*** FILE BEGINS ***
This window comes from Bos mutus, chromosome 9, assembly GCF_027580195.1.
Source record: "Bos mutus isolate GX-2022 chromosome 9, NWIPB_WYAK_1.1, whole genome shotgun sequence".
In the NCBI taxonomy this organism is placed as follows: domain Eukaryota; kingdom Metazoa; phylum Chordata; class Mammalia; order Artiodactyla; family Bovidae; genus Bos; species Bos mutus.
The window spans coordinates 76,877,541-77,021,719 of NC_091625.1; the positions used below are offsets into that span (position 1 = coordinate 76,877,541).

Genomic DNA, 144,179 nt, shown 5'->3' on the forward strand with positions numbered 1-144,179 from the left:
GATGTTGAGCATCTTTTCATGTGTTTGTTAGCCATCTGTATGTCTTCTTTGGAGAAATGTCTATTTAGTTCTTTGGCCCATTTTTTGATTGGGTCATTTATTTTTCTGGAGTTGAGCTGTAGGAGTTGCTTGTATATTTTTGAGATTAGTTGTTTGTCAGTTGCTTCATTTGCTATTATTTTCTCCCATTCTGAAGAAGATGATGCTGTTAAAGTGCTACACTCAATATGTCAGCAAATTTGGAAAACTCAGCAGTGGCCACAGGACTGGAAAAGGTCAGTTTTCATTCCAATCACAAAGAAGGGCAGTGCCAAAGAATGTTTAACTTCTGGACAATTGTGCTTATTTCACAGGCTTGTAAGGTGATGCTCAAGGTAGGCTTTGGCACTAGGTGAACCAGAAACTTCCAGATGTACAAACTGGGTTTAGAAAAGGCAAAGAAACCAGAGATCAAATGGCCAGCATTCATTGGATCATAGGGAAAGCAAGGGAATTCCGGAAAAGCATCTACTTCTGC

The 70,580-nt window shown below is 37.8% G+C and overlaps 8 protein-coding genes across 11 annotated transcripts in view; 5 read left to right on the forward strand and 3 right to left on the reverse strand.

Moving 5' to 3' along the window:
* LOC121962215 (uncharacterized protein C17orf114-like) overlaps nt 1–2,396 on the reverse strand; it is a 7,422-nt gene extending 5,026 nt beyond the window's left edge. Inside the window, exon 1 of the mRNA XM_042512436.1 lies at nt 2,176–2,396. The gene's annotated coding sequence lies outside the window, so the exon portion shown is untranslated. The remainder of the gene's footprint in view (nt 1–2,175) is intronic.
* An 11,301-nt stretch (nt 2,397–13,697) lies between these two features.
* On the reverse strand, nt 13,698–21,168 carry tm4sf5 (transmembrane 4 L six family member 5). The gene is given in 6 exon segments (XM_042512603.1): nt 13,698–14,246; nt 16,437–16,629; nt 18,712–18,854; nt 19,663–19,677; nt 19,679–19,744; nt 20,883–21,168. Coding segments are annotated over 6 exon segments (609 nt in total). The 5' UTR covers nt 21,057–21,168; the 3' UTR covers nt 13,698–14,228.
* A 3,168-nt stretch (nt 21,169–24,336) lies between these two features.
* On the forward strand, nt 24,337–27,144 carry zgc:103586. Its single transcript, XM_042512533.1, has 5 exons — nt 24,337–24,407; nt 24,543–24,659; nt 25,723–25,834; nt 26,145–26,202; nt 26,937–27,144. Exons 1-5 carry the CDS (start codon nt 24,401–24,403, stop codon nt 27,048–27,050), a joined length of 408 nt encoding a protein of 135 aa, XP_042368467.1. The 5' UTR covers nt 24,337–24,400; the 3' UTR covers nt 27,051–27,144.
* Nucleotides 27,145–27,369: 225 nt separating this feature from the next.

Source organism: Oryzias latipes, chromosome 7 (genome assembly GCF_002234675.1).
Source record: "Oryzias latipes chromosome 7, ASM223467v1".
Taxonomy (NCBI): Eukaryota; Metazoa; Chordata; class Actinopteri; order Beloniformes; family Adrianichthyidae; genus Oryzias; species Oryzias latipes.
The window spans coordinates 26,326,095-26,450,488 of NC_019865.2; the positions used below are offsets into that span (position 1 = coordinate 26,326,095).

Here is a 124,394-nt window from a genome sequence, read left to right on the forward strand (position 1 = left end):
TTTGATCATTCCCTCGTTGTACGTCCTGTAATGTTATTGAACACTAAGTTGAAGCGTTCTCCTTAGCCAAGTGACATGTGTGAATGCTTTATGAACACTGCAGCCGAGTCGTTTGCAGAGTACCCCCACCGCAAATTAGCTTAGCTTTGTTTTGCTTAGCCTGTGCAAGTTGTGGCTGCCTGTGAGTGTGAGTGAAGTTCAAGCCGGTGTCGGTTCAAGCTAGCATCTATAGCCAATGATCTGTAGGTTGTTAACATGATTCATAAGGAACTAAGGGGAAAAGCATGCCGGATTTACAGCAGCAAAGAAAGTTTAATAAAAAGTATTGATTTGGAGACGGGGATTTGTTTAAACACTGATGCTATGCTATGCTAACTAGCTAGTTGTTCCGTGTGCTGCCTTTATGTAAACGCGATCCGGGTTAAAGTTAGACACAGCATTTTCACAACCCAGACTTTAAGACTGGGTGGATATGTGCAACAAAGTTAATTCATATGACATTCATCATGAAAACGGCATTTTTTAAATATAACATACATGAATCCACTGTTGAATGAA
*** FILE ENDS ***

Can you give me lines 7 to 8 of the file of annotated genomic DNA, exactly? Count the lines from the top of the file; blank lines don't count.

The 70,580-nt window shown below is 37.8% G+C and overlaps 8 protein-coding genes across 11 annotated transcripts in view; 5 read left to right on the forward strand and 3 right to left on the reverse strand.

Moving 5' to 3' along the window: